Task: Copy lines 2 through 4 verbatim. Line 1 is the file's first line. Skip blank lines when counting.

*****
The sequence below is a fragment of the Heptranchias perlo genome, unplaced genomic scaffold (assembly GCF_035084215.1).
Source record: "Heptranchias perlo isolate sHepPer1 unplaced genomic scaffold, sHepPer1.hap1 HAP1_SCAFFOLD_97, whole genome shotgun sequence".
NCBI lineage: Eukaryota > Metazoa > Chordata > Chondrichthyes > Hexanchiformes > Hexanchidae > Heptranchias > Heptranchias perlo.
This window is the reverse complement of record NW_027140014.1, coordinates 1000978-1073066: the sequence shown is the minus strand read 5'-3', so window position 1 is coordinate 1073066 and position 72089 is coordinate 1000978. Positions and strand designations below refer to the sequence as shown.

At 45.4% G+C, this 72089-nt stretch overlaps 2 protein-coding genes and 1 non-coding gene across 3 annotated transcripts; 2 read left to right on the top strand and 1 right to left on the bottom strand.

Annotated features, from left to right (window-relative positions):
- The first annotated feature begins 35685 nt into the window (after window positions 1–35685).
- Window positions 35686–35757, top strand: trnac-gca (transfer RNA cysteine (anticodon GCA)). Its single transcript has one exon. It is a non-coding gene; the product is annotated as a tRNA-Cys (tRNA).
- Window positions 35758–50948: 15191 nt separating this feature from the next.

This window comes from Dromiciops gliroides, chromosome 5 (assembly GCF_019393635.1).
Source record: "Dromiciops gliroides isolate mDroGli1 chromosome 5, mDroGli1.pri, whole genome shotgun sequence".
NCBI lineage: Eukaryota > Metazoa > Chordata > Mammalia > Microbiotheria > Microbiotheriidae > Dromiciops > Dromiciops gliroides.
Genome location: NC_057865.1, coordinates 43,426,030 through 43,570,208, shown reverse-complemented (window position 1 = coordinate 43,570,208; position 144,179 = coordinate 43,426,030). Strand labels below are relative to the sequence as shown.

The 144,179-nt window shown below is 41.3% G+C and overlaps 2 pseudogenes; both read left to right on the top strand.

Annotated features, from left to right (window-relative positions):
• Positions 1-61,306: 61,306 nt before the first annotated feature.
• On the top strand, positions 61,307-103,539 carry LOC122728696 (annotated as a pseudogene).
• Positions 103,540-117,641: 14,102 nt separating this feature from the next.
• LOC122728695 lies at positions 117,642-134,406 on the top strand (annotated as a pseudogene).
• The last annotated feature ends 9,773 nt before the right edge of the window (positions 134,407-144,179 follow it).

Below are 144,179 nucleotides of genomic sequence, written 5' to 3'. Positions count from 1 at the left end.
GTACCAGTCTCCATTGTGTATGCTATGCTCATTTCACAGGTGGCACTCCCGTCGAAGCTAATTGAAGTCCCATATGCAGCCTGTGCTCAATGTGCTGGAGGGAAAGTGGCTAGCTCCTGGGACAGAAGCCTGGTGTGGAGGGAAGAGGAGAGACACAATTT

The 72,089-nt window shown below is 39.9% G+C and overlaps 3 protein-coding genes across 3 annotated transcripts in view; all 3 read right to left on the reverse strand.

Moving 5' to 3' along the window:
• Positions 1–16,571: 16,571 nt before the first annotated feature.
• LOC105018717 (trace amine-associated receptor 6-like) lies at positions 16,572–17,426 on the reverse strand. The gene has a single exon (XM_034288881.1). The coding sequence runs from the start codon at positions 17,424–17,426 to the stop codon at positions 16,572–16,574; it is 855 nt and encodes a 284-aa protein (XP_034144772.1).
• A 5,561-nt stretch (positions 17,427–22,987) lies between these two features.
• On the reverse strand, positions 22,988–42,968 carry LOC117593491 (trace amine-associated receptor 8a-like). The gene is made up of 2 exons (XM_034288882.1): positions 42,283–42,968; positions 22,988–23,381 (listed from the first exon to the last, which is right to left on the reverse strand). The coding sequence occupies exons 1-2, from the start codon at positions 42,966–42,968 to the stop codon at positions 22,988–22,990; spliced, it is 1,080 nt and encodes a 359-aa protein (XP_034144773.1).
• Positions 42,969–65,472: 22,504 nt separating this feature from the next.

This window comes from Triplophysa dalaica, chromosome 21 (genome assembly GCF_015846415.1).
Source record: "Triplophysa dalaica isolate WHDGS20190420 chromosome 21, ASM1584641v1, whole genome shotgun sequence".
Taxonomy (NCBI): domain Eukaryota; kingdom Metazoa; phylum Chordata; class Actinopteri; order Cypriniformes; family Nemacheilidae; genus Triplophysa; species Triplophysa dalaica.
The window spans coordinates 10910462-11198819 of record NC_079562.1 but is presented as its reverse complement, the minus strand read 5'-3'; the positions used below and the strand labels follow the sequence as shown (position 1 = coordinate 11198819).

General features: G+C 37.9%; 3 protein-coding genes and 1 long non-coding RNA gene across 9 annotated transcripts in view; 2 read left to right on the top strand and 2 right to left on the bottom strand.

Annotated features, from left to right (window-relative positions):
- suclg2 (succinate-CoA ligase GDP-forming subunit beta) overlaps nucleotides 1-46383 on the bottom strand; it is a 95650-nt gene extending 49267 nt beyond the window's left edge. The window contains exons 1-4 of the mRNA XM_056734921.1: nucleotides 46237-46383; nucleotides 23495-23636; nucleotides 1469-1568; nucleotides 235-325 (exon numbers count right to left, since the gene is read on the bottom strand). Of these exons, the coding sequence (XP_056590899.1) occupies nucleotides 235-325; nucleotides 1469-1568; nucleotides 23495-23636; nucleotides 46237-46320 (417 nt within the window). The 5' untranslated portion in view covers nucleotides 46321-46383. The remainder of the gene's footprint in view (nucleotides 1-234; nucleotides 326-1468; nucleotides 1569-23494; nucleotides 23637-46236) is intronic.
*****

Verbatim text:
Source record: "Heptranchias perlo isolate sHepPer1 unplaced genomic scaffold, sHepPer1.hap1 HAP1_SCAFFOLD_97, whole genome shotgun sequence".
NCBI lineage: Eukaryota > Metazoa > Chordata > Chondrichthyes > Hexanchiformes > Hexanchidae > Heptranchias > Heptranchias perlo.
This window is the reverse complement of record NW_027140014.1, coordinates 1000978-1073066: the sequence shown is the minus strand read 5'-3', so window position 1 is coordinate 1073066 and position 72089 is coordinate 1000978. Positions and strand designations below refer to the sequence as shown.